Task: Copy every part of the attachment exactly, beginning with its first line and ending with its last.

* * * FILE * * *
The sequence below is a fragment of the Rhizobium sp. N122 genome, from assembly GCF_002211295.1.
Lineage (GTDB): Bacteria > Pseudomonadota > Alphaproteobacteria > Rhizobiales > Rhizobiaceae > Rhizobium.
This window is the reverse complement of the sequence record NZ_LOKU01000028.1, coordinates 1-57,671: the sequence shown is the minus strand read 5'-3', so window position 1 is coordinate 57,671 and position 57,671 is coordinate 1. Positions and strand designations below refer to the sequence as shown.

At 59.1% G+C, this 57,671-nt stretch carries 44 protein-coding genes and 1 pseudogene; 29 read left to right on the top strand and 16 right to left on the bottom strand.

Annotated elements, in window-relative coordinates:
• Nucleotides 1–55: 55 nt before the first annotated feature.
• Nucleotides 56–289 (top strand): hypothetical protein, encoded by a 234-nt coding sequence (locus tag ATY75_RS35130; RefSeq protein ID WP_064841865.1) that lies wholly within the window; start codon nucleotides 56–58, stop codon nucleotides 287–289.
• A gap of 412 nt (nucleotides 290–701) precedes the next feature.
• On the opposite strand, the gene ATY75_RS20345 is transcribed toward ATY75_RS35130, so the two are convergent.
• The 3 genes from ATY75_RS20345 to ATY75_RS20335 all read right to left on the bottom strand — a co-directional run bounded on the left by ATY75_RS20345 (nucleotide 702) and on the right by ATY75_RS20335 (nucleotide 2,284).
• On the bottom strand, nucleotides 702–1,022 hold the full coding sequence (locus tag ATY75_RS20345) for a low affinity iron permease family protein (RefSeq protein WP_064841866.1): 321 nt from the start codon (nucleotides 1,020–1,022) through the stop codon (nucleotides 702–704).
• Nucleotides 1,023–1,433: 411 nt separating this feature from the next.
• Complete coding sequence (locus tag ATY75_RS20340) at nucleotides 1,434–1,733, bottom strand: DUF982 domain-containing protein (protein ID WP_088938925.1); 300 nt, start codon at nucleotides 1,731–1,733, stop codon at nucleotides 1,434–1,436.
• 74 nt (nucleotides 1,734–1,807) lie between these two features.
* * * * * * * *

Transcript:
The sequence below is a fragment of the Rhizobium sp. N122 genome, from assembly GCF_002211295.1.
Lineage (GTDB): Bacteria > Pseudomonadota > Alphaproteobacteria > Rhizobiales > Rhizobiaceae > Rhizobium.
This window is the reverse complement of the sequence record NZ_LOKU01000028.1, coordinates 1-57,671: the sequence shown is the minus strand read 5'-3', so window position 1 is coordinate 57,671 and position 57,671 is coordinate 1. Positions and strand designations below refer to the sequence as shown.

At 59.1% G+C, this 57,671-nt stretch carries 44 protein-coding genes and 1 pseudogene; 29 read left to right on the top strand and 16 right to left on the bottom strand.

Annotated elements, in window-relative coordinates:
• Nucleotides 1–55: 55 nt before the first annotated feature.
• Nucleotides 56–289 (top strand): hypothetical protein, encoded by a 234-nt coding sequence (locus tag ATY75_RS35130; RefSeq protein ID WP_064841865.1) that lies wholly within the window; start codon nucleotides 56–58, stop codon nucleotides 287–289.
• A gap of 412 nt (nucleotides 290–701) precedes the next feature.
• On the opposite strand, the gene ATY75_RS20345 is transcribed toward ATY75_RS35130, so the two are convergent.
• The 3 genes from ATY75_RS20345 to ATY75_RS20335 all read right to left on the bottom strand — a co-directional run bounded on the left by ATY75_RS20345 (nucleotide 702) and on the right by ATY75_RS20335 (nucleotide 2,284).
• On the bottom strand, nucleotides 702–1,022 hold the full coding sequence (locus tag ATY75_RS20345) for a low affinity iron permease family protein (RefSeq protein WP_064841866.1): 321 nt from the start codon (nucleotides 1,020–1,022) through the stop codon (nucleotides 702–704).
• Nucleotides 1,023–1,433: 411 nt separating this feature from the next.
• Complete coding sequence (locus tag ATY75_RS20340) at nucleotides 1,434–1,733, bottom strand: DUF982 domain-containing protein (protein ID WP_088938925.1); 300 nt, start codon at nucleotides 1,731–1,733, stop codon at nucleotides 1,434–1,436.
• 74 nt (nucleotides 1,734–1,807) lie between these two features.